04:31 [Drew Gooden] Road work ahead? Uh, yeah, I sure hope it does.
04:37 [Amy] -and some with a combination of all of these things. It is because of these multimedia elements that digital memes are so widely, as Shifman pointed out, “circulated, imitated, and/or transformed”. Take, for example, a popular meme that has continued to resurface since it first
became a meme in the early 2000’s- the song “All Star” by Smash Mouth.
04:56 “All Star” by Smash Mouth- “Somebody once told me the world was gonna roll me-”
05:01 “All Star” by Smash Mouth continues [Amy] Though the song came out in 1999, it gained much of its popularity from its use in the 2001 Dreamworks’ film, Shrek. Since then it’s been remixed, dubbed, and manipulated countless times.
05:11 “All Star” by Smash Mouth- “Somebody once told me the world was gonna roll me-”
05:16 “All Star” by Smash Mouth continues, but using only autotuned Windows XP sounds in place of the original music and melody.
05:20 “All Star” by Smash Mouth continues, but only using the word “somebody” autotuned and repeated over and over again in place of the original melody.
05:25 “All Star” by Smash Mouth continues, but only played on boom whackers and with cups in place of the original music and melody.
05:32 “All Star” by Smash Mouth continues, but played on two calculators in place of the original music melody.
05:36 “All Star” by Smash Mouth continues, but played dramatically on a piano in place of the original music and melody.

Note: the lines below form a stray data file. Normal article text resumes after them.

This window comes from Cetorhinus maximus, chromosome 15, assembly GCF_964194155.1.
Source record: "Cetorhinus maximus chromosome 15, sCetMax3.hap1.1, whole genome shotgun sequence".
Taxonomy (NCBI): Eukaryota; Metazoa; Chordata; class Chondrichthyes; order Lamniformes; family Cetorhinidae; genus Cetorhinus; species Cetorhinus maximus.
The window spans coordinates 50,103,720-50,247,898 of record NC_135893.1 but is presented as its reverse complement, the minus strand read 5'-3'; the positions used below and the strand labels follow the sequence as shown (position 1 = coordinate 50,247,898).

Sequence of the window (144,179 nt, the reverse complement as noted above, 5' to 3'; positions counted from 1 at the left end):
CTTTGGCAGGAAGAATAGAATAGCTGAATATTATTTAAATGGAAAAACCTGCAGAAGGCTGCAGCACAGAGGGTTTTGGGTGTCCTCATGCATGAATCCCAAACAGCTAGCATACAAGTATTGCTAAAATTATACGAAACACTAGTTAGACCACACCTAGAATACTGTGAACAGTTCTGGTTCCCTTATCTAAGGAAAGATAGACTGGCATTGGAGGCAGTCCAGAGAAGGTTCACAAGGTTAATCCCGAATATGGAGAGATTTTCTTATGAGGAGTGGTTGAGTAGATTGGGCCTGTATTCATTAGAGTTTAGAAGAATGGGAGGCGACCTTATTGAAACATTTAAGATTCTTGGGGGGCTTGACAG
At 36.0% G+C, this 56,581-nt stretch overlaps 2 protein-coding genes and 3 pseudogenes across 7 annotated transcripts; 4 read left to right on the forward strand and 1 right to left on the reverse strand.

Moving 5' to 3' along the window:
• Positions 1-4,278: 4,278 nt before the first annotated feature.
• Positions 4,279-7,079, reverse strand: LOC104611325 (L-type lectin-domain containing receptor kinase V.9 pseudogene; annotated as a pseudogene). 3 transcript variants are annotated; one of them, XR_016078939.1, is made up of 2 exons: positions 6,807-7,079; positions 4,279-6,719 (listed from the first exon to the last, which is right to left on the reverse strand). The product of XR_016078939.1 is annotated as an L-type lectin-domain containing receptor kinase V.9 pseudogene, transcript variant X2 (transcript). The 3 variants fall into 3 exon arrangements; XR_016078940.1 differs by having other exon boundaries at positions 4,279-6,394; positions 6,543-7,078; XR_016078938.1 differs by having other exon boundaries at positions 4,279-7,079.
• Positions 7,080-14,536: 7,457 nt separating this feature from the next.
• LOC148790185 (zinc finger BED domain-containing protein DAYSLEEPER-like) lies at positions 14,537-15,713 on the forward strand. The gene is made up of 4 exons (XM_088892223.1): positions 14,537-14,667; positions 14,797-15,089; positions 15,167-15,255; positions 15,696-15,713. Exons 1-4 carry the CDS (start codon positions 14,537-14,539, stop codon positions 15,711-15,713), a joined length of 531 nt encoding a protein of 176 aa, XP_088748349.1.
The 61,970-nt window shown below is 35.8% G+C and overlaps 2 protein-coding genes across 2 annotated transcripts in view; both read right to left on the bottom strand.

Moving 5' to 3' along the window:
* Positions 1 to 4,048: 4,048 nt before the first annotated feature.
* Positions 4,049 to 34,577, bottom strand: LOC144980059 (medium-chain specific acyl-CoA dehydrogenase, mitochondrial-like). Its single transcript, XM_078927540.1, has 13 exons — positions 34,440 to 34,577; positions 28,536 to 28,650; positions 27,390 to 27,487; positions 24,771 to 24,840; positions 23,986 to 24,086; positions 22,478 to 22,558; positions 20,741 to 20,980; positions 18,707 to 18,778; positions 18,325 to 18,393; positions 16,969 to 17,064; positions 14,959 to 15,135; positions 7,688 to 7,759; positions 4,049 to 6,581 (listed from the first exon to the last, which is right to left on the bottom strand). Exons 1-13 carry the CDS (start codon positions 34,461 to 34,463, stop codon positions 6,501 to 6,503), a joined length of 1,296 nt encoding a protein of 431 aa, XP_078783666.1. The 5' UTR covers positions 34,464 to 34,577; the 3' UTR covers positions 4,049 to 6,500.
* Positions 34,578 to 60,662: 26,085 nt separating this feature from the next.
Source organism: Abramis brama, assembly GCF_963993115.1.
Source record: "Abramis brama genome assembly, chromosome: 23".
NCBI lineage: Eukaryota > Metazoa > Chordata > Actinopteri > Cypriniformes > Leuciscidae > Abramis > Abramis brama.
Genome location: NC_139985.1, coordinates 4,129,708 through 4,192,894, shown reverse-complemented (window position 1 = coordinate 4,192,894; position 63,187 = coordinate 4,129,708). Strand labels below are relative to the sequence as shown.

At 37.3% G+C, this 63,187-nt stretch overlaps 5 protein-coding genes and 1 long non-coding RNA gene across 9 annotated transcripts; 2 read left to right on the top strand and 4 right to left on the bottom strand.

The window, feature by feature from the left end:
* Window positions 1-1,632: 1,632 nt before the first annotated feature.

05:40 “All Star” by Smash Mouth continues, but played dramatically on a piano in place of the original music and melody [Amy] While a giant, collective online joke about the irony of listening to “All Star” might be considered rather stupid, it doesn’t mean that the meme doesn’t have significance. There is something important about Smash Mouth’s “All Star”, just like there is something important about all internet memes. The University of Illinois states that, “the intricacies of a meme lies in what the masses find appropriate to express an idea, regardless of how simple or pointless it may be.” So regardless of how foolish the popularity of the “All Star” meme may seem, it has undeniable cultural significance due to widespread knowledge of the meme and its prevalence in Internet meme culture. This is especially important to note, because there have been instances where an Internet meme has jumped from having significance in the digital world to having significance in the real world. Companies have been utilizing Internet memes for marketing campaigns, there are books and games that have been produced in which their subject matter is strictly Internet memes, and the meme known as “RickRolling” (in which you send someone a video that seems as though it’s going to be about something serious, but that actually turns out to just be the 1987 hit “Never Gonna Give You Up” music video)-